12 & 12 offers life-saving recovery tools for adults suffering with addiction or co-existing mental health and substance use disorders to achieve individualized recoveries. They are a leader in the substance abuse and addiction treatment and recovery fields and the largest non-profit addiction treatment facility in the four-state area.

Rib Crib

Blaze’s

posted September 22nd, 2016 by
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Blaze's

Blaze’s Tribute Equine Rescue

17667 Markita Dr.  Jones, OK  73049

(405) 399-3084 or (405) 615-5267

[email protected] www.blazesequinerescue.com

Federal I.D. 43-2024364

 

September 13, 2016

 

Blaze’s Tribute Equine Rescue, Inc. located in Jones, Oklahoma, is a non-profit 501(c)3 organization that strives to improve the lives of neglected, starved, and abused horses.  We provide equine rescue regardless of age or disability.  We promote and teach horse care and humane, natural methods of training horses.  Our primary focus is Animal Cruelty Cases.  We work closely with the Oklahoma City Animal Welfare Division and the Oklahoma County Sheriff’s Office with their Equine related Animal Cruelty Cases.  We also assist any other local/rural county sheriff’s office who request our assistance.

 

Rescues:

 

It continues to be a busy year with assisting several rural county sheriff’s office this year.  In our earlier newsletter we spoke about assisting Pottawatomie County and Blaine County Sheriff’s Office with 43 total horses and cattle.  Since our last newsletter, we have assisted Oklahoma City Animal Welfare Division, Okmulgee County Sheriff’s Office, Luther Police Department and Seminole County Sheriff’s Office. 

 

So far for this year, we have rescued 58 horses and 26 cattle.  We are asking for your assistance!  Any donation, big or small, is a huge help to our rescued horses.  We have a lot of outstanding Veterinary bills that we need to get caught up, as well as, our normal monthly expenses caring for these beautiful souls that were horribly mistreated by their former owners.  We have seen some extreme medical cases this year, from leg injuries that affected the joint or tendon which required profusions, eye injuries, crypt-orchid surgery, foundered horses, to our normal protocol of physical exams and blood work for our new arrivals that come from cruelty cases.  All these expenses add up quickly!  We believe that our rescued horses deserve the highest standard of care.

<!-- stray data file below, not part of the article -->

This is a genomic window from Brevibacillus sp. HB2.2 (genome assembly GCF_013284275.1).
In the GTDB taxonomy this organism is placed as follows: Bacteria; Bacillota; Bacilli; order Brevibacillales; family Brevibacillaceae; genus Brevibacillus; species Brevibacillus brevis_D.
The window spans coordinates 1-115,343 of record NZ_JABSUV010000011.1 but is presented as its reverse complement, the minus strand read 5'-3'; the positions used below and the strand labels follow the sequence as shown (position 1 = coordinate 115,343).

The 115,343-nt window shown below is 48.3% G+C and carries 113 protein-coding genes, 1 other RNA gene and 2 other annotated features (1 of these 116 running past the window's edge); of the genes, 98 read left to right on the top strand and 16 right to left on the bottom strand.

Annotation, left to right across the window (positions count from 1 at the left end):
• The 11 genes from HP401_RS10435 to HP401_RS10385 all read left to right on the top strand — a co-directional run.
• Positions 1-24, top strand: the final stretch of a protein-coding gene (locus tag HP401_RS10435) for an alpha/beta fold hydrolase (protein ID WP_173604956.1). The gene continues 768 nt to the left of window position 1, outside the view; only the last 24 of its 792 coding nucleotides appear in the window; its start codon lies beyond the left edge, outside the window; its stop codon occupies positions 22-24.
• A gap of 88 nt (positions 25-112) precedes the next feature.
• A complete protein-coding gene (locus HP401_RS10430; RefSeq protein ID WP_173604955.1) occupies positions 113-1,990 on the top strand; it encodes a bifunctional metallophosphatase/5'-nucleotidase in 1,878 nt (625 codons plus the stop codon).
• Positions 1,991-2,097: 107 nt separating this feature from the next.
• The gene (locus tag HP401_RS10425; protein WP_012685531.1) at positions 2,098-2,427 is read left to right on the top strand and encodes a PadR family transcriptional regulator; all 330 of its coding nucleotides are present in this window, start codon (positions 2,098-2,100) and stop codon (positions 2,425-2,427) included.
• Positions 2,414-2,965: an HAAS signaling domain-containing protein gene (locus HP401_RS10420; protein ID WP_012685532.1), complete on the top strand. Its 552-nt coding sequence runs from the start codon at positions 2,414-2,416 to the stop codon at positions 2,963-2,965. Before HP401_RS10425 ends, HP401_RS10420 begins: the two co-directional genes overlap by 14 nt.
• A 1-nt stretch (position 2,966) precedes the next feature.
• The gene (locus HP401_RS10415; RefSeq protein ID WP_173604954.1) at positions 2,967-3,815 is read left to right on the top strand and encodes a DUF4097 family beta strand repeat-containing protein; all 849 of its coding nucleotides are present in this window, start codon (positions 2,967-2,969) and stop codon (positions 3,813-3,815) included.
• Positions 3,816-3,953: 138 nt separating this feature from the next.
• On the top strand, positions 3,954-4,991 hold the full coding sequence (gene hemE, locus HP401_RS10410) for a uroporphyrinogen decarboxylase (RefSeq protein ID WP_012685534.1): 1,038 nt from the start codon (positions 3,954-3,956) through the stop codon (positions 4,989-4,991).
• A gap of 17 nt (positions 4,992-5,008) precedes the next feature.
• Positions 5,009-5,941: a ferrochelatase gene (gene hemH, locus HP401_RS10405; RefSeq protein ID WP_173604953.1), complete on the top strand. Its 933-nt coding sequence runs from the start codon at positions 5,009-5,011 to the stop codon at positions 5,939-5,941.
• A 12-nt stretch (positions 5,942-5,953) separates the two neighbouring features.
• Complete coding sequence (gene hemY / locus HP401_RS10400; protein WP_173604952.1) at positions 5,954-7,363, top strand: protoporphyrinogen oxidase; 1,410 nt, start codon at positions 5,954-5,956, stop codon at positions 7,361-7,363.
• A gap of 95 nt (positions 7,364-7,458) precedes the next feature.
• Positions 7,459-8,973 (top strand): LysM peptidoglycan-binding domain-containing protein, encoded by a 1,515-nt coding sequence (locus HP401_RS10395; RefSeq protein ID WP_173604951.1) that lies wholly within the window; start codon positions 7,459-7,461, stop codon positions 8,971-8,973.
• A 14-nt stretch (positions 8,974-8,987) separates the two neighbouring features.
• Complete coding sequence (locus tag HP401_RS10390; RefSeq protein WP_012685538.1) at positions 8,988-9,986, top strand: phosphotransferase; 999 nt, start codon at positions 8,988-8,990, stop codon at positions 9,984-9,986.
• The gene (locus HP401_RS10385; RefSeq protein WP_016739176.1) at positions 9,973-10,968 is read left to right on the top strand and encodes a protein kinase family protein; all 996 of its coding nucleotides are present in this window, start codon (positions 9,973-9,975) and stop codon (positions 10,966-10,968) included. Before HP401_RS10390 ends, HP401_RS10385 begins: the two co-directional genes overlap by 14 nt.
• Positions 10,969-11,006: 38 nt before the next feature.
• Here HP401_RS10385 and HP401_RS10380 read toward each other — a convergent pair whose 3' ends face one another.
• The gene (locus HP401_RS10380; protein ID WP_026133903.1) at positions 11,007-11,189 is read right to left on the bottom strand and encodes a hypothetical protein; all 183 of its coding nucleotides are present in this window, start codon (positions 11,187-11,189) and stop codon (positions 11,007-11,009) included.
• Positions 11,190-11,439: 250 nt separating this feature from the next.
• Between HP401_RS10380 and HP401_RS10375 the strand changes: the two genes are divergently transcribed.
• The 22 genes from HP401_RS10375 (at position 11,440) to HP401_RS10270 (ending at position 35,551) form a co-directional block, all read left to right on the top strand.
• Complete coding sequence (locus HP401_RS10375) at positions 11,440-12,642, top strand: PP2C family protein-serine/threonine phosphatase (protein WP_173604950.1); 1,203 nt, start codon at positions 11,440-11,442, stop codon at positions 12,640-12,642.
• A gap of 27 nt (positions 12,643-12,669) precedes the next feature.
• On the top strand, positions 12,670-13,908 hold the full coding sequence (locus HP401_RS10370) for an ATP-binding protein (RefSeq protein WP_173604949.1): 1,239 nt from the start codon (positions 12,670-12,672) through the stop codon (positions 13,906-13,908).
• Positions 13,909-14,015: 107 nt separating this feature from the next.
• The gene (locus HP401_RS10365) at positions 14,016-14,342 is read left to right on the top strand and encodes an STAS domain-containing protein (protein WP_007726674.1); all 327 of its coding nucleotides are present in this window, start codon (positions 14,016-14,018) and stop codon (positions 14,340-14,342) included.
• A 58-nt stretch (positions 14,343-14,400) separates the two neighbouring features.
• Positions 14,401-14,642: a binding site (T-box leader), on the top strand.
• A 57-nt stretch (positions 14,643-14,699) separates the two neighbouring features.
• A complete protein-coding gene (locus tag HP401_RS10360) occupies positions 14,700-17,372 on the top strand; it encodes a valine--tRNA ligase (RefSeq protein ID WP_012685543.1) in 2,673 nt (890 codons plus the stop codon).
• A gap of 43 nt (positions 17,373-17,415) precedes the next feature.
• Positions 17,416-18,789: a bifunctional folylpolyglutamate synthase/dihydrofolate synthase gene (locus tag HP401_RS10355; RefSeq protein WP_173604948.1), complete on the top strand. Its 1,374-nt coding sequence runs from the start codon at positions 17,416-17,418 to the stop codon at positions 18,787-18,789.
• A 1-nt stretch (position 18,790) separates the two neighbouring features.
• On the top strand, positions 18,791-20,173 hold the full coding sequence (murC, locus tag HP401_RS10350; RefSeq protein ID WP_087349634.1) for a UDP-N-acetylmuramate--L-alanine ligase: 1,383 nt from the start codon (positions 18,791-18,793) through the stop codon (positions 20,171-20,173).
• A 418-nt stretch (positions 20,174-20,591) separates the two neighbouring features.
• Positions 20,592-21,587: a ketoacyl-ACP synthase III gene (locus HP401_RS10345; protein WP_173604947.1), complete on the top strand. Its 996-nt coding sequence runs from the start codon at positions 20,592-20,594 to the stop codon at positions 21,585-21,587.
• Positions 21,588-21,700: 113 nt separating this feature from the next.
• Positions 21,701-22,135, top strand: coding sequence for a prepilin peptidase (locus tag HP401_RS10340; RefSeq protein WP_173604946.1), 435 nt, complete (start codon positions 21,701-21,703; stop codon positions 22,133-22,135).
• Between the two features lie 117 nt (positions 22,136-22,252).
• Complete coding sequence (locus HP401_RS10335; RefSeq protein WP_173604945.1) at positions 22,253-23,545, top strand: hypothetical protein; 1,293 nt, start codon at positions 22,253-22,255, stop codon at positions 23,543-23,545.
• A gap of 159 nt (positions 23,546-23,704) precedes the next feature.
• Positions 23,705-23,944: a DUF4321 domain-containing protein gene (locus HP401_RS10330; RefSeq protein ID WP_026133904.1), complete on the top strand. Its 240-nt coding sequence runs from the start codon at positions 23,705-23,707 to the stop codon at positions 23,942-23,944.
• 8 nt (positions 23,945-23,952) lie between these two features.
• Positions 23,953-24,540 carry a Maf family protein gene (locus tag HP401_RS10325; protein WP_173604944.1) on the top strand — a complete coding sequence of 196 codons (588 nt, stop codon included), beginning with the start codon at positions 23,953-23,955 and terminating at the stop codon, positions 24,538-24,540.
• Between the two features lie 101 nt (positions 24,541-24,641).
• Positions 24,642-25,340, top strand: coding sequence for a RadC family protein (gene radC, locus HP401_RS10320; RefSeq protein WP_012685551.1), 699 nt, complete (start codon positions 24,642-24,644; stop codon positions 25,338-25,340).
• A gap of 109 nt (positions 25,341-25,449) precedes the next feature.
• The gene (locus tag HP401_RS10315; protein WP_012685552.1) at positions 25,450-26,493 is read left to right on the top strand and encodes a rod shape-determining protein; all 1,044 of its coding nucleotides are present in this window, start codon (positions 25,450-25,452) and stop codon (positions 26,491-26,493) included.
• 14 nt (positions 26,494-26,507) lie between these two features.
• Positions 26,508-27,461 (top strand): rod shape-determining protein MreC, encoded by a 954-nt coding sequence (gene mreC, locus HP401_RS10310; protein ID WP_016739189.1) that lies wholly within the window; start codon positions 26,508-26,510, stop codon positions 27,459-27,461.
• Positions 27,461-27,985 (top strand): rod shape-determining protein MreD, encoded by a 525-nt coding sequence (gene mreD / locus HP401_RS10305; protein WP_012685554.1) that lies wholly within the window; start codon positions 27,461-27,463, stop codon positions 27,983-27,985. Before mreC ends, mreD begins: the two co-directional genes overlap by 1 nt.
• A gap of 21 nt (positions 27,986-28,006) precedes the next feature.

Adoptions are also down and we are desperately asking for anyone interested in adding a horse to your family, to please come visit the horses in our program.  We are currently caring for 128 horses and have many nice horses that desperately need their forever, loving home.  The daily cost to care for these beautiful creatures can become quite taxing.  Any help you can offer would be greatly appreciated.  Every little bit helps tremendously!  We currently have 128 horses in our program.  Your generosity has helped us save over 1352 horses and 26 cattle.  We can’t thank you enough!  Here are just a few of our current rescues that need your support.